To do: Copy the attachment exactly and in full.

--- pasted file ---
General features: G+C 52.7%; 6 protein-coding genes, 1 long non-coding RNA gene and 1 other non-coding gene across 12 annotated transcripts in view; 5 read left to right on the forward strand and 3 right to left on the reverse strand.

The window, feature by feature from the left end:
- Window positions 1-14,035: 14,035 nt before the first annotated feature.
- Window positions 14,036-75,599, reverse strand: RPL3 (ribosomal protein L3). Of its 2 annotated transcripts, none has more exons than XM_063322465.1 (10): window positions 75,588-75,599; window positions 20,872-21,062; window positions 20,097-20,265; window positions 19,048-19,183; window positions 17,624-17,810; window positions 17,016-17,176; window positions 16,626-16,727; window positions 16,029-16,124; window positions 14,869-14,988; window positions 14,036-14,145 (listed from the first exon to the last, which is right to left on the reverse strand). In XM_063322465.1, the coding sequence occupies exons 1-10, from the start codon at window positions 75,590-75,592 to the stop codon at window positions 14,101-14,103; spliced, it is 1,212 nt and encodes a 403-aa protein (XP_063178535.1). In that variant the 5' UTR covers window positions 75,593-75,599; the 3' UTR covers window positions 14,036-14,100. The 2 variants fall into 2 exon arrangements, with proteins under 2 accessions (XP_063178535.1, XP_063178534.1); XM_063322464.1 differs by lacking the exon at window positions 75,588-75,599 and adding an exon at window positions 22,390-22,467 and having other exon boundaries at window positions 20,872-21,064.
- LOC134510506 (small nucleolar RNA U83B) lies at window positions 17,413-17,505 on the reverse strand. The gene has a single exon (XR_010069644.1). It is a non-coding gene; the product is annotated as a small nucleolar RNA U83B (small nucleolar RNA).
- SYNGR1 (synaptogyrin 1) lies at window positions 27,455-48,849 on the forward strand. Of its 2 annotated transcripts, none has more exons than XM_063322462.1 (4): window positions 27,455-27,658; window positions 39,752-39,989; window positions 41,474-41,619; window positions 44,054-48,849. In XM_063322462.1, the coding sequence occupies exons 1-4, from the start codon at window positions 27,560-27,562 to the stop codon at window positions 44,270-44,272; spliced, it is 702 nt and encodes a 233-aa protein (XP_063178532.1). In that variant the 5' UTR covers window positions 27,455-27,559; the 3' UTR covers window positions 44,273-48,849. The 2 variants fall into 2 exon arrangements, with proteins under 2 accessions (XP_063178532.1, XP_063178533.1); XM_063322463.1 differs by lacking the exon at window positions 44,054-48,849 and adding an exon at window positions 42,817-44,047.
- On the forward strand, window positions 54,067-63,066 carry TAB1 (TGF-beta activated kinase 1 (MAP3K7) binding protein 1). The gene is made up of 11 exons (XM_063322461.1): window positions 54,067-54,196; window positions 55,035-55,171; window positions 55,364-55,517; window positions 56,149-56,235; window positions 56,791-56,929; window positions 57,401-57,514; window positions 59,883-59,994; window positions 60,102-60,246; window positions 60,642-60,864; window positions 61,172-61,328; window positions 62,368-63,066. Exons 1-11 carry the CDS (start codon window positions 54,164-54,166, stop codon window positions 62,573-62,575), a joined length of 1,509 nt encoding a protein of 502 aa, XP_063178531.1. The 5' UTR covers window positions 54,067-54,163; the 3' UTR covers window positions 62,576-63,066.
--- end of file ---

General features: G+C 52.7%; 6 protein-coding genes, 1 long non-coding RNA gene and 1 other non-coding gene across 12 annotated transcripts in view; 5 read left to right on the forward strand and 3 right to left on the reverse strand.

The window, feature by feature from the left end:
- Window positions 1-14,035: 14,035 nt before the first annotated feature.
- Window positions 14,036-75,599, reverse strand: RPL3 (ribosomal protein L3). Of its 2 annotated transcripts, none has more exons than XM_063322465.1 (10): window positions 75,588-75,599; window positions 20,872-21,062; window positions 20,097-20,265; window positions 19,048-19,183; window positions 17,624-17,810; window positions 17,016-17,176; window positions 16,626-16,727; window positions 16,029-16,124; window positions 14,869-14,988; window positions 14,036-14,145 (listed from the first exon to the last, which is right to left on the reverse strand). In XM_063322465.1, the coding sequence occupies exons 1-10, from the start codon at window positions 75,590-75,592 to the stop codon at window positions 14,101-14,103; spliced, it is 1,212 nt and encodes a 403-aa protein (XP_063178535.1). In that variant the 5' UTR covers window positions 75,593-75,599; the 3' UTR covers window positions 14,036-14,100. The 2 variants fall into 2 exon arrangements, with proteins under 2 accessions (XP_063178535.1, XP_063178534.1); XM_063322464.1 differs by lacking the exon at window positions 75,588-75,599 and adding an exon at window positions 22,390-22,467 and having other exon boundaries at window positions 20,872-21,064.
- LOC134510506 (small nucleolar RNA U83B) lies at window positions 17,413-17,505 on the reverse strand. The gene has a single exon (XR_010069644.1). It is a non-coding gene; the product is annotated as a small nucleolar RNA U83B (small nucleolar RNA).
- SYNGR1 (synaptogyrin 1) lies at window positions 27,455-48,849 on the forward strand. Of its 2 annotated transcripts, none has more exons than XM_063322462.1 (4): window positions 27,455-27,658; window positions 39,752-39,989; window positions 41,474-41,619; window positions 44,054-48,849. In XM_063322462.1, the coding sequence occupies exons 1-4, from the start codon at window positions 27,560-27,562 to the stop codon at window positions 44,270-44,272; spliced, it is 702 nt and encodes a 233-aa protein (XP_063178532.1). In that variant the 5' UTR covers window positions 27,455-27,559; the 3' UTR covers window positions 44,273-48,849. The 2 variants fall into 2 exon arrangements, with proteins under 2 accessions (XP_063178532.1, XP_063178533.1); XM_063322463.1 differs by lacking the exon at window positions 44,054-48,849 and adding an exon at window positions 42,817-44,047.
- On the forward strand, window positions 54,067-63,066 carry TAB1 (TGF-beta activated kinase 1 (MAP3K7) binding protein 1). The gene is made up of 11 exons (XM_063322461.1): window positions 54,067-54,196; window positions 55,035-55,171; window positions 55,364-55,517; window positions 56,149-56,235; window positions 56,791-56,929; window positions 57,401-57,514; window positions 59,883-59,994; window positions 60,102-60,246; window positions 60,642-60,864; window positions 61,172-61,328; window positions 62,368-63,066. Exons 1-11 carry the CDS (start codon window positions 54,164-54,166, stop codon window positions 62,573-62,575), a joined length of 1,509 nt encoding a protein of 502 aa, XP_063178531.1. The 5' UTR covers window positions 54,067-54,163; the 3' UTR covers window positions 62,576-63,066.